[FOM] contra harvey on what number theorists want
Gabriel Stolzenberg
gstolzen at math.bu.edu
Mon Apr 3 00:50:21 EDT 2006
In this message, I focus on one passage in Harvey Friedman's,
"Re re re re Harvey on 'a very exciting claim.'" (29 Mar)
> Here are just two famous examples. I saw a book listing more examples,
> and I know that there are some FOM subscribers reading this who can
> help us with mentioning more of them.
> 1. Roth's theorem about approximability of irrational algebraic real
> numbers by rationals.
> Roth was awarded the Fields Medal for his proof of this theorem. No
> constructive proof is known. No effective bounds are known.
> I know that most leading number theorists are very much interested
> in rectifying this situation.
I don't believe it.
> ....Faltings was awarded the Fields Medal for his proof of this
> theorem. No constructive proof is known. No effective bounds are
> known.
>I know that most leading number theorists are very much interested
> in rectifying this situation.
I don't believe it.
More generally, I don't believe that any number theorist, leading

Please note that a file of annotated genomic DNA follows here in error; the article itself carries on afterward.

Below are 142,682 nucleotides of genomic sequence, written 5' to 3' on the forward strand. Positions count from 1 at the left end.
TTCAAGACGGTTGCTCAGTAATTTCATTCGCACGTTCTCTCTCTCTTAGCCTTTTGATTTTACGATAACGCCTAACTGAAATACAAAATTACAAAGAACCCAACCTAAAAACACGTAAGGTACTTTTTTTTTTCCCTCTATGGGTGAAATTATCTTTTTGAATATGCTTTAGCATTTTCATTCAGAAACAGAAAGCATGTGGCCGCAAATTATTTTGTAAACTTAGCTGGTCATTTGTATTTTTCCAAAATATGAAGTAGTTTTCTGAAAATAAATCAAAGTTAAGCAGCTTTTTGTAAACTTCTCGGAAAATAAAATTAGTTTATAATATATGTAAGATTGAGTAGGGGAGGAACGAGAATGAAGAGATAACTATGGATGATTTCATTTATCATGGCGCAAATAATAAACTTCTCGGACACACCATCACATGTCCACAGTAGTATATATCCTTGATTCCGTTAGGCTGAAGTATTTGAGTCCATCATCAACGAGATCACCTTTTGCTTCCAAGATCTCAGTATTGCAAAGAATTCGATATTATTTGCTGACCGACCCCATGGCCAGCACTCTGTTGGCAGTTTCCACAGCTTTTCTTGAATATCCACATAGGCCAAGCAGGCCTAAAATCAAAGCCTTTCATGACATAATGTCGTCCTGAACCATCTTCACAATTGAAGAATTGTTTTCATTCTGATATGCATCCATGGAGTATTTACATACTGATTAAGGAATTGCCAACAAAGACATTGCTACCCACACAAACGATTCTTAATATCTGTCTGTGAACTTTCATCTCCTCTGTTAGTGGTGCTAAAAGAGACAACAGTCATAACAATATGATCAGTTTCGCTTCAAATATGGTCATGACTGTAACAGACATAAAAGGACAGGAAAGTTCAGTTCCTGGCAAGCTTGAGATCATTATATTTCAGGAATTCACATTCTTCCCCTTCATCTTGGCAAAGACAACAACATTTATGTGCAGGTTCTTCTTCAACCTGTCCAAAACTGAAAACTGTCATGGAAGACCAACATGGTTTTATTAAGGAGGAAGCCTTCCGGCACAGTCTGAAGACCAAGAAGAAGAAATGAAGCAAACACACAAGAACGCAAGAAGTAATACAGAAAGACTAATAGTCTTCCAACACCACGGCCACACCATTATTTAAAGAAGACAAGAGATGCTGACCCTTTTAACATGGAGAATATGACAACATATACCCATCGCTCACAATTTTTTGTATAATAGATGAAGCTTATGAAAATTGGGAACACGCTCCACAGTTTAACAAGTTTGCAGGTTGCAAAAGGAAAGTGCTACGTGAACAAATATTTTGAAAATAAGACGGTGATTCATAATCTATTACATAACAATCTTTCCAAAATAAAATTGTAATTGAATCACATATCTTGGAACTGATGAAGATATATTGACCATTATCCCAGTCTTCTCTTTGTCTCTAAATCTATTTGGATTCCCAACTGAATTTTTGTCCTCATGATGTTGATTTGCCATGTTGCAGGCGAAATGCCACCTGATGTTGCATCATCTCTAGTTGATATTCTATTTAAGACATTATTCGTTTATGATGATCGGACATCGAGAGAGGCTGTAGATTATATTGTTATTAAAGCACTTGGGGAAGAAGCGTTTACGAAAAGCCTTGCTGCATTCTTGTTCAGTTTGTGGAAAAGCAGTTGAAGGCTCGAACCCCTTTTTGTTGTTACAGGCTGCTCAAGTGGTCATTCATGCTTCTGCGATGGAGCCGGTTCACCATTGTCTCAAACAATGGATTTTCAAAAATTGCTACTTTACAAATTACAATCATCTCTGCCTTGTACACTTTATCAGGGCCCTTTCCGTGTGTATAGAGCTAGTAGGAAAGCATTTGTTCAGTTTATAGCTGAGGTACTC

or following, is "very much interested in rectifying this situation."
Yes, they sometimes talk this way. But that has more to do with the
grip of their metaphysics than with number theory.
I would change my mind if I was shown, in at least one case, a
sound mathematical reason for wanting such a constructive proof or
bound. A list of number theorists making pronouncements about this
is surely no substitute for sound mathematical reasons.
I don't know most leading number theorists. But I know some.
Several decades ago, together with Birch and Coates, I supervised
a Ph.D. thesis on curves of conductor 11. During that time, I was
surprised to learn of cases in which an eminent number theorist had
marveled about how somebody had proved that some number (e.g., a sign
change) exists but didn't know how to find it--which had the effect
of making it a challenge to get a bound for it.
The reason the number theorist marveled is that "proving it exists
without being able to find it" sometimes makes it seem as if we have
"a pipeline to God." We don't need constructions to get at the truth!
But this is metaphysics not number theory.
In one case, after a bound for a sign change was hacked out, an
eminent number theorist described it as "the biggest number for
which mathematicians have a use." Use? Use?? They made no use of
it. They just marveled at how big (grotesque?) it was.
Probably to be continued.
Gabriel Stolzenberg
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